As to the tax exemption proposals, their attractive features should not blind us to their limitations. Some bills, such as Representative Keating's proposal, would permit the deduction of all contributions made to any kind of health-insurance plan. Others, such as Senator Ecton's bill, would eliminate limitations on the amount of medical expenses which may be deducted. While these proposals recognize that something must be done to ease the burden of medical costs, their value is extremely limited.

First, they would help only those persons who pay on income tax. And out of every 7 income tax returns, about 2 do not entail any taxpayment at all because the taxable income is too low. Families with over three children would not gain substantially because their income tax is likely less than the $60 to $125 they are already paying for private health insurance programs. Couples over 65 who do pay taxes unless their income exceeds $2,400, would gain little since most of them have incomes less than this. Those who would benefit most are the 1 out of 5 whose incomes are over $5,000. Even the benefit to these would be of little value under the proposals which would permit the deduction of contributions to voluntary health-insurance plans if such persons do not live in areas which provide plans covering most medical expenses.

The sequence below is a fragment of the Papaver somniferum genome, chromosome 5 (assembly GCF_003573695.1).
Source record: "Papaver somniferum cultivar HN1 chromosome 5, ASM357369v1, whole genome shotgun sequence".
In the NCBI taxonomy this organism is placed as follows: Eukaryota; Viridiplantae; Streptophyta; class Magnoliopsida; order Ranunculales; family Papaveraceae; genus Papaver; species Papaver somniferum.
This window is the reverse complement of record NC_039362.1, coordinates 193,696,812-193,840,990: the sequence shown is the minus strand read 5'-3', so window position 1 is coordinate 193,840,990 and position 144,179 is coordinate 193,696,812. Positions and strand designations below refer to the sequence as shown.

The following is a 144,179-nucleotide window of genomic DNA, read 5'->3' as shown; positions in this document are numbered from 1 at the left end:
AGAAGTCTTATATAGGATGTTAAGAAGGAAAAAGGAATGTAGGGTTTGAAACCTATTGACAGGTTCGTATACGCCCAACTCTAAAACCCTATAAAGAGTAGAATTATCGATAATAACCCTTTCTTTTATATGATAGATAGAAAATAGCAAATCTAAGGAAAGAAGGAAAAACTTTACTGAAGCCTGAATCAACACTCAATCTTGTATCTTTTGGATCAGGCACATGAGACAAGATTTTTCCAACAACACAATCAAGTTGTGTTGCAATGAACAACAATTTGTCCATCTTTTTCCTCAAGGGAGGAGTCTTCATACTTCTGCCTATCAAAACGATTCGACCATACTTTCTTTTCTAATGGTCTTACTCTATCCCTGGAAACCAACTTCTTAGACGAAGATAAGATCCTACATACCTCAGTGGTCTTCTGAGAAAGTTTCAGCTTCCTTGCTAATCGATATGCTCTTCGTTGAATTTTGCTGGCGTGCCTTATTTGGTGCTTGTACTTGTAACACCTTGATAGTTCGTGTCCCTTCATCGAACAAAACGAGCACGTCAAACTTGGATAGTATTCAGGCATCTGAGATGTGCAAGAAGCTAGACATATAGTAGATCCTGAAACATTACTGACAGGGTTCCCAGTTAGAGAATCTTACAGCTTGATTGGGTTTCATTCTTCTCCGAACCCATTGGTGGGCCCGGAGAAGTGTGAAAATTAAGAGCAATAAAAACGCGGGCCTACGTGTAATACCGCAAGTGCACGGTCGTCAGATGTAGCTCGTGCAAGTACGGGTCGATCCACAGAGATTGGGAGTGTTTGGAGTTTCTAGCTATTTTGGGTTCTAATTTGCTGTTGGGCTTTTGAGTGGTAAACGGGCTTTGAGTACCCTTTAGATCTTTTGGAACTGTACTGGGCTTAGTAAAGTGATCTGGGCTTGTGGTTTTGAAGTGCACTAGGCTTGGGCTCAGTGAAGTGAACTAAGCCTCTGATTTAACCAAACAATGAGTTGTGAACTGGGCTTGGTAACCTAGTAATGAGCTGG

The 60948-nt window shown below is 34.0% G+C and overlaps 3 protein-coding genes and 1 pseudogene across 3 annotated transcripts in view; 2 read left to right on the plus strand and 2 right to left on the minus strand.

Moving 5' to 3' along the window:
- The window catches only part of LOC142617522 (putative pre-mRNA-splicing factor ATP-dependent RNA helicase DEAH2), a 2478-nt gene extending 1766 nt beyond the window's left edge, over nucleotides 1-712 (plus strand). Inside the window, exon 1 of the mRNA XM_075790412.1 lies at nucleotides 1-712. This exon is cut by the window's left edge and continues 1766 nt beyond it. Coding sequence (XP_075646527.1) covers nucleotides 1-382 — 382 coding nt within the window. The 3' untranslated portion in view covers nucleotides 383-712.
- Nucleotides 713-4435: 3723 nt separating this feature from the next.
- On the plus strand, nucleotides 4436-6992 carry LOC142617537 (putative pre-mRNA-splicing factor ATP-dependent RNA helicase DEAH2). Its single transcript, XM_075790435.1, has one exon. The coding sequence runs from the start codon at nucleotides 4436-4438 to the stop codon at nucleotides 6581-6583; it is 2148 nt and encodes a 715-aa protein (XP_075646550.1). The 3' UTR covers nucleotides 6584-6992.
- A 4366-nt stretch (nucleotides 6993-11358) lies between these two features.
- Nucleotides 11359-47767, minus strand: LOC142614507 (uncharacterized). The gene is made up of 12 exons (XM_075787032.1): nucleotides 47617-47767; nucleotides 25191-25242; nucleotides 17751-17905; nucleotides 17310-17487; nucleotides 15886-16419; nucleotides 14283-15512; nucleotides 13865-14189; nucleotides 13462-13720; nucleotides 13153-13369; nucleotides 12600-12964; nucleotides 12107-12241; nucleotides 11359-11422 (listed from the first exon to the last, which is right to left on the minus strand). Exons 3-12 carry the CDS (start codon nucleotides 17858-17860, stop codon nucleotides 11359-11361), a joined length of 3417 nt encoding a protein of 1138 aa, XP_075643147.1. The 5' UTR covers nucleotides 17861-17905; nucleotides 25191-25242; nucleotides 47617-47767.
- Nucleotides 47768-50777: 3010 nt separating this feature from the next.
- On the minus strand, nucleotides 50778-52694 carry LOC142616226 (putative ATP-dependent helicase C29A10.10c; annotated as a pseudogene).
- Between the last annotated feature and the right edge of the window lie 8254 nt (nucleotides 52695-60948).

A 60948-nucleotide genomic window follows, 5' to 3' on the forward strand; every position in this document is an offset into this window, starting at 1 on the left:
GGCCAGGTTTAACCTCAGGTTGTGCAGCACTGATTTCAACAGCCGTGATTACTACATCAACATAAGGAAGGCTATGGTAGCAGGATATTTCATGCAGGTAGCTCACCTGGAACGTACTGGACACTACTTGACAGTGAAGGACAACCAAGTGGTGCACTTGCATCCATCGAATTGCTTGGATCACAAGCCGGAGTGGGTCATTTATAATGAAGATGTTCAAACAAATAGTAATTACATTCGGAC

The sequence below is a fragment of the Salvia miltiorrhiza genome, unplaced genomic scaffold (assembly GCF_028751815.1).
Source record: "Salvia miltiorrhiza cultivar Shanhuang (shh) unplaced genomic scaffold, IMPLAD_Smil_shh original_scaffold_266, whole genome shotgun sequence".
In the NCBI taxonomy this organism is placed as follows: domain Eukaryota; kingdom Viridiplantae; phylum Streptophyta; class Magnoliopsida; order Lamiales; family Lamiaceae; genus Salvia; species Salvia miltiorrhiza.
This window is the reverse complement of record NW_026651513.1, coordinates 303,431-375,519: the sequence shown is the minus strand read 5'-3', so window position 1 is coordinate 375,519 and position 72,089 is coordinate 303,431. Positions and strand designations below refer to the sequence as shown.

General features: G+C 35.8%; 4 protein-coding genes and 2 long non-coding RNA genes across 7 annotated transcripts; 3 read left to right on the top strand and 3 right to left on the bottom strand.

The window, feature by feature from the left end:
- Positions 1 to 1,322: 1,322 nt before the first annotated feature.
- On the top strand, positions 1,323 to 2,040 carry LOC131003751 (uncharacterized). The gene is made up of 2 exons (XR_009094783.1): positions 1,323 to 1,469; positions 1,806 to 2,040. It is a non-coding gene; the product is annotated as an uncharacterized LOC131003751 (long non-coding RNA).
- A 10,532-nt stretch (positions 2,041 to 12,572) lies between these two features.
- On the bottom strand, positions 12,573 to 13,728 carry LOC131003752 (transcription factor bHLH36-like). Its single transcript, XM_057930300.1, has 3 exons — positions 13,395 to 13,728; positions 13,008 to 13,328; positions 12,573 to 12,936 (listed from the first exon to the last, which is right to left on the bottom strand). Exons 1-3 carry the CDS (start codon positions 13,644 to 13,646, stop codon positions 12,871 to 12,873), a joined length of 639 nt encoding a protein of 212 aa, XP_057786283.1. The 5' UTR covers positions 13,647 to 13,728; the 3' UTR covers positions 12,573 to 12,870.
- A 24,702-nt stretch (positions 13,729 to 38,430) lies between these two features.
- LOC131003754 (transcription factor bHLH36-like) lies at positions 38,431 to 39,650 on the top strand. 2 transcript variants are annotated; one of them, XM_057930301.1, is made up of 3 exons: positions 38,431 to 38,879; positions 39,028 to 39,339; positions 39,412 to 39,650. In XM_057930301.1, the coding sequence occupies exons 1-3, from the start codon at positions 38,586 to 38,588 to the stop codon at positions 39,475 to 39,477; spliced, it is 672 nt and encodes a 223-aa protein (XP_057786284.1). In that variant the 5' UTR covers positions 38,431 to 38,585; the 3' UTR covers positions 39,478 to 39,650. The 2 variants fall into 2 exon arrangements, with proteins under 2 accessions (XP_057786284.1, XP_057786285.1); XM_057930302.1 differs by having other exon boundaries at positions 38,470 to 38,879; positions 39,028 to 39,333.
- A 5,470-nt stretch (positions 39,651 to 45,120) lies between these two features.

In short, income-tax deductions for medical expenses or contributions to health-insurance plans would be of real benefit to very fewand then to those who need it the least. The benefit would be at the direct expense of the United States Treasury and therefore at the expense of every United States taxpayer. Moreover the enactment of such proposals might, from a purely political point of view, undermine the drive for a really comprehensive national health-insurance program.

I take it that at the moment the two proposals for such a national health-insurance program which have any realistic chance at this session are those embodied in the proposed National Health Act of 1953, sponsored by Senators Ives and Flanders and Representatives Hale, Javits, and Scott, and Representative Wolverton's reinsurance program. I believe that both are basically sound in their intent and are worthy of the serious attention of the Congress and the support of all who are interested in a truly effective national health-insurance program. I feel that their approach is right because both proposals offer a plan of insurance which is nationwide in application; both exclude the outmoded means test, and both require comprehensive medical and hospitalization service.